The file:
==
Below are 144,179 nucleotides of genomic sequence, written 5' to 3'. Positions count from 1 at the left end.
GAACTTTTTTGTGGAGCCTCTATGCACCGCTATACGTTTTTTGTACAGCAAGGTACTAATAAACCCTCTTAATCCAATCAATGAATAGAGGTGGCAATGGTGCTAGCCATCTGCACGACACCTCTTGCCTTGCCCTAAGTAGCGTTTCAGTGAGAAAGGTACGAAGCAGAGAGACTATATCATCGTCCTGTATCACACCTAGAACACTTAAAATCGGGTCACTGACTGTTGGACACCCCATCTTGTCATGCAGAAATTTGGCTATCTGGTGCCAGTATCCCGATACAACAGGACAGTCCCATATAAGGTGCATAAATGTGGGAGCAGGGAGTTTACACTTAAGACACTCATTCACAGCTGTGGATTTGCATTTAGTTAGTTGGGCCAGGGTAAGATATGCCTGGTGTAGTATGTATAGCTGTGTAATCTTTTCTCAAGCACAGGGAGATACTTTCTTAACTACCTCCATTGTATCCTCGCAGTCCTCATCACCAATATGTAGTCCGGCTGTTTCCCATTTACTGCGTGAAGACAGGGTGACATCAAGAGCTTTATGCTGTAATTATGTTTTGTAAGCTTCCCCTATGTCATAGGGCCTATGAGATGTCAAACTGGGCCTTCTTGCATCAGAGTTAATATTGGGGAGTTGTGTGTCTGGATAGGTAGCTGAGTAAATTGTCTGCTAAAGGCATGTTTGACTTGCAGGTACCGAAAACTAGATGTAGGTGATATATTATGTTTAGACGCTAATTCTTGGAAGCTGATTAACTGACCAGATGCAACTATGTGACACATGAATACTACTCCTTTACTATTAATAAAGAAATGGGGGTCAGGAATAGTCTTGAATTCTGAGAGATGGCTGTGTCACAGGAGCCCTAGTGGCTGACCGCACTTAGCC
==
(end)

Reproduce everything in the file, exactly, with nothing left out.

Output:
Below are 144,179 nucleotides of genomic sequence, written 5' to 3'. Positions count from 1 at the left end.
GAACTTTTTTGTGGAGCCTCTATGCACCGCTATACGTTTTTTGTACAGCAAGGTACTAATAAACCCTCTTAATCCAATCAATGAATAGAGGTGGCAATGGTGCTAGCCATCTGCACGACACCTCTTGCCTTGCCCTAAGTAGCGTTTCAGTGAGAAAGGTACGAAGCAGAGAGACTATATCATCGTCCTGTATCACACCTAGAACACTTAAAATCGGGTCACTGACTGTTGGACACCCCATCTTGTCATGCAGAAATTTGGCTATCTGGTGCCAGTATCCCGATACAACAGGACAGTCCCATATAAGGTGCATAAATGTGGGAGCAGGGAGTTTACACTTAAGACACTCATTCACAGCTGTGGATTTGCATTTAGTTAGTTGGGCCAGGGTAAGATATGCCTGGTGTAGTATGTATAGCTGTGTAATCTTTTCTCAAGCACAGGGAGATACTTTCTTAACTACCTCCATTGTATCCTCGCAGTCCTCATCACCAATATGTAGTCCGGCTGTTTCCCATTTACTGCGTGAAGACAGGGTGACATCAAGAGCTTTATGCTGTAATTATGTTTTGTAAGCTTCCCCTATGTCATAGGGCCTATGAGATGTCAAACTGGGCCTTCTTGCATCAGAGTTAATATTGGGGAGTTGTGTGTCTGGATAGGTAGCTGAGTAAATTGTCTGCTAAAGGCATGTTTGACTTGCAGGTACCGAAAACTAGATGTAGGTGATATATTATGTTTAGACGCTAATTCTTGGAAGCTGATTAACTGACCAGATGCAACTATGTGACACATGAATACTACTCCTTTACTATTAATAAAGAAATGGGGGTCAGGAATAGTCTTGAATTCTGAGAGATGGCTGTGTCACAGGAGCCCTAGTGGCTGACCGCACTTAGCC